"the teen years... the turning point for musical preferences..."
-Daniel Levitan, This Is Your Brain On Music
• Relieve stress
• Reduce anxiety and depression
• Reduce agitation
Research has shown that the music most likely to reach people suffering with Alzheimer’s and dementia is that music the person loved between the ages of approximately 12 and 25. Research suggests that listening to or singing music can provide emotional and behavioral benefits for people with Alzheimer's disease and other types of dementia. Musical memories are often preserved in Alzheimer's disease because key brain areas linked to musical memory are relatively undamaged by the disease.
According to neuroscientist Daniel Levitan in his bestselling book This Is Your Brain On Music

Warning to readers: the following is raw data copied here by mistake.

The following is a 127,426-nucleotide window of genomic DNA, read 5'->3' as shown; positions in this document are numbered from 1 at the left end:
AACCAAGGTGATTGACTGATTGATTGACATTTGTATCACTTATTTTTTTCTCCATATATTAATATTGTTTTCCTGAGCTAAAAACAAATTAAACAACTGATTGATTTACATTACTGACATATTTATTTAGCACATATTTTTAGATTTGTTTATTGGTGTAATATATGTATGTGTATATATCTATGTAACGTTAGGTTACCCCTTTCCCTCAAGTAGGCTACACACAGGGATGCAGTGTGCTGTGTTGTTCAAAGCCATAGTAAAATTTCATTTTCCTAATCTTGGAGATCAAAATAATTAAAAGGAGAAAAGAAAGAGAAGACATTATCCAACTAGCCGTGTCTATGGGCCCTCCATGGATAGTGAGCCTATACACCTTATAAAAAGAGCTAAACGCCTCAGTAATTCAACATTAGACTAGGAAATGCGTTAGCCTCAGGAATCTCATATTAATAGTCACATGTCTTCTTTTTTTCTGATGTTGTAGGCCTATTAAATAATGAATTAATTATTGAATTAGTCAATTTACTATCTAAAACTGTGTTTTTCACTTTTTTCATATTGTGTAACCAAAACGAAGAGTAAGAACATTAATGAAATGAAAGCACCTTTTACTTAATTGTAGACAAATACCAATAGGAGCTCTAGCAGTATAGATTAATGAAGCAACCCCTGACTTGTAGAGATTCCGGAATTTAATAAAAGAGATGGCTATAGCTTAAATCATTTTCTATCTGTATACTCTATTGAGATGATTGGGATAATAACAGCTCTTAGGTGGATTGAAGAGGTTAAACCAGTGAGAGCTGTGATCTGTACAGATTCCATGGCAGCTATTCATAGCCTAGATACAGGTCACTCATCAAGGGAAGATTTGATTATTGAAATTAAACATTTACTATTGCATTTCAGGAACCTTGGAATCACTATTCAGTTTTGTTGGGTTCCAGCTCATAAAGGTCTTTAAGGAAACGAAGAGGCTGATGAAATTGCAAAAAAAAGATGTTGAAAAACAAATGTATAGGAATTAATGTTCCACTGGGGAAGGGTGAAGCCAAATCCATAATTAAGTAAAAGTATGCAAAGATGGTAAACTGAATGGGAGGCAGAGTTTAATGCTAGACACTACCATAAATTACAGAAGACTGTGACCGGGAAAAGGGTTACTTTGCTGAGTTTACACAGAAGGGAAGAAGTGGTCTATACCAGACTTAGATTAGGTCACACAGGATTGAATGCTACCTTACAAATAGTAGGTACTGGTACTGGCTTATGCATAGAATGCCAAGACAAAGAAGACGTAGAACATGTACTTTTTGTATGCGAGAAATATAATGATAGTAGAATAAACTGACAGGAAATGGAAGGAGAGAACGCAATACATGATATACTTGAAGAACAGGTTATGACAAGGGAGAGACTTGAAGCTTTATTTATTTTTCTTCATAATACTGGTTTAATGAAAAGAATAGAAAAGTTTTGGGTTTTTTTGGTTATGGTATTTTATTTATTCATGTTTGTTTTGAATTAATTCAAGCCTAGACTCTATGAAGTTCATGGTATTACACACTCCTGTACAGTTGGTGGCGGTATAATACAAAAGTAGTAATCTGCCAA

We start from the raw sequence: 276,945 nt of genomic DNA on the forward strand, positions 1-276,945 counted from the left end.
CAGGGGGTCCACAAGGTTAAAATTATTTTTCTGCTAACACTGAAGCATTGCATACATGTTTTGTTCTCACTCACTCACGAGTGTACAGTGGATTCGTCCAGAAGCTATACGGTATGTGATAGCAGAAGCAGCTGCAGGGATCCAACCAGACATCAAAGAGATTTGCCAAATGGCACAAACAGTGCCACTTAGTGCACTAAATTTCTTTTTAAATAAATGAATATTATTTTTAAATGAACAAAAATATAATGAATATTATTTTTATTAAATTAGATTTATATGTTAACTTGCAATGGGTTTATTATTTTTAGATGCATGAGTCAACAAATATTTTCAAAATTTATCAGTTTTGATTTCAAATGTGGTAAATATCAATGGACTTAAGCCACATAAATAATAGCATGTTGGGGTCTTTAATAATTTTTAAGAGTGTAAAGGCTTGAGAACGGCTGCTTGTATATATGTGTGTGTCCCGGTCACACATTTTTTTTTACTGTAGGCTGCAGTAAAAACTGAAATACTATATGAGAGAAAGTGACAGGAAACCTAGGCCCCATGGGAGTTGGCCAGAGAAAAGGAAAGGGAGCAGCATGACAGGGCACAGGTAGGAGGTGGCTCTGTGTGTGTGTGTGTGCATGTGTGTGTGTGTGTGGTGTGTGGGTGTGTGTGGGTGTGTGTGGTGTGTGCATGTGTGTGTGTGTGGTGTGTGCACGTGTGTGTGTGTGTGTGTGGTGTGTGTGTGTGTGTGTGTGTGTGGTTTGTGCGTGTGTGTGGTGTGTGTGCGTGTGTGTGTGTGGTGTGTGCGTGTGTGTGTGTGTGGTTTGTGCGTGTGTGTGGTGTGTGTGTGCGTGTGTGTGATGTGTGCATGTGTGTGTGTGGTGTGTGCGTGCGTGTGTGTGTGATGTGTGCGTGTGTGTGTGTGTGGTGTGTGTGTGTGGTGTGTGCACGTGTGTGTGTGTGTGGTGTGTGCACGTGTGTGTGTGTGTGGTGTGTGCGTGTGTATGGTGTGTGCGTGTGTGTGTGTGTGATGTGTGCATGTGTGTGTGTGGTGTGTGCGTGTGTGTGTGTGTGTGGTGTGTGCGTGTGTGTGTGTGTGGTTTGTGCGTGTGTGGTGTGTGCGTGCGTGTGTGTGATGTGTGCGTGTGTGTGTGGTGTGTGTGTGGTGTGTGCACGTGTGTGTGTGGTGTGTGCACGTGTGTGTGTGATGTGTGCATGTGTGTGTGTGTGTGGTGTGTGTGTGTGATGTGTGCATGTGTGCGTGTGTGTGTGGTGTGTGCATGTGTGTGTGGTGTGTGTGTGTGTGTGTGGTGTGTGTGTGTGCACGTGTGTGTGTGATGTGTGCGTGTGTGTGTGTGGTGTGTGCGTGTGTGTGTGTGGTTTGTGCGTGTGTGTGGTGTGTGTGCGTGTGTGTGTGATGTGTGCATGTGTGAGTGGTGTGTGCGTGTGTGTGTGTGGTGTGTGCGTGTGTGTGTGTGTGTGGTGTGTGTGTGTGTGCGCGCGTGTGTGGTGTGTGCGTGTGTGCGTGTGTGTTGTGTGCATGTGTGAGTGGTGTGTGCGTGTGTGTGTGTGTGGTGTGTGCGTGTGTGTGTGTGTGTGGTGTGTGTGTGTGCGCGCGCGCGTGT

Researchers point to the teen years as the turning point for musical preferences. It is around the age of ten or eleven that most children take on music as a real interest, even those children who didn’t express such an interest in music earlier. As adults, the music we tend to be nostalgic for, the music that feels like it is “our” music, corresponds to the music we heard during these years. One of the first signs of Alzheimer’s disease (a disease characterized by changes in nerve cells and neurotransmitter levels, as well as destruction of synapses) in older adults is memory loss. As the disease progresses, memory loss becomes more profound. Yet many of these old-timers can still remember how to sing the songs they heard when they were fourteen. Why fourteen? Part of the reason we remember songs from our teenage years is because those years were times of self-discovery, and as a consequence, they were emotionally charged; in general, we tend to remember things that have an emotional component because our amygdala and neurotransmitters act in concert to “tag” the memories as something important. Part of the reason also has to do with neural maturation and pruning; it is around fourteen that the wiring of our musical brains is approaching adult like levels of completion. (p. 226)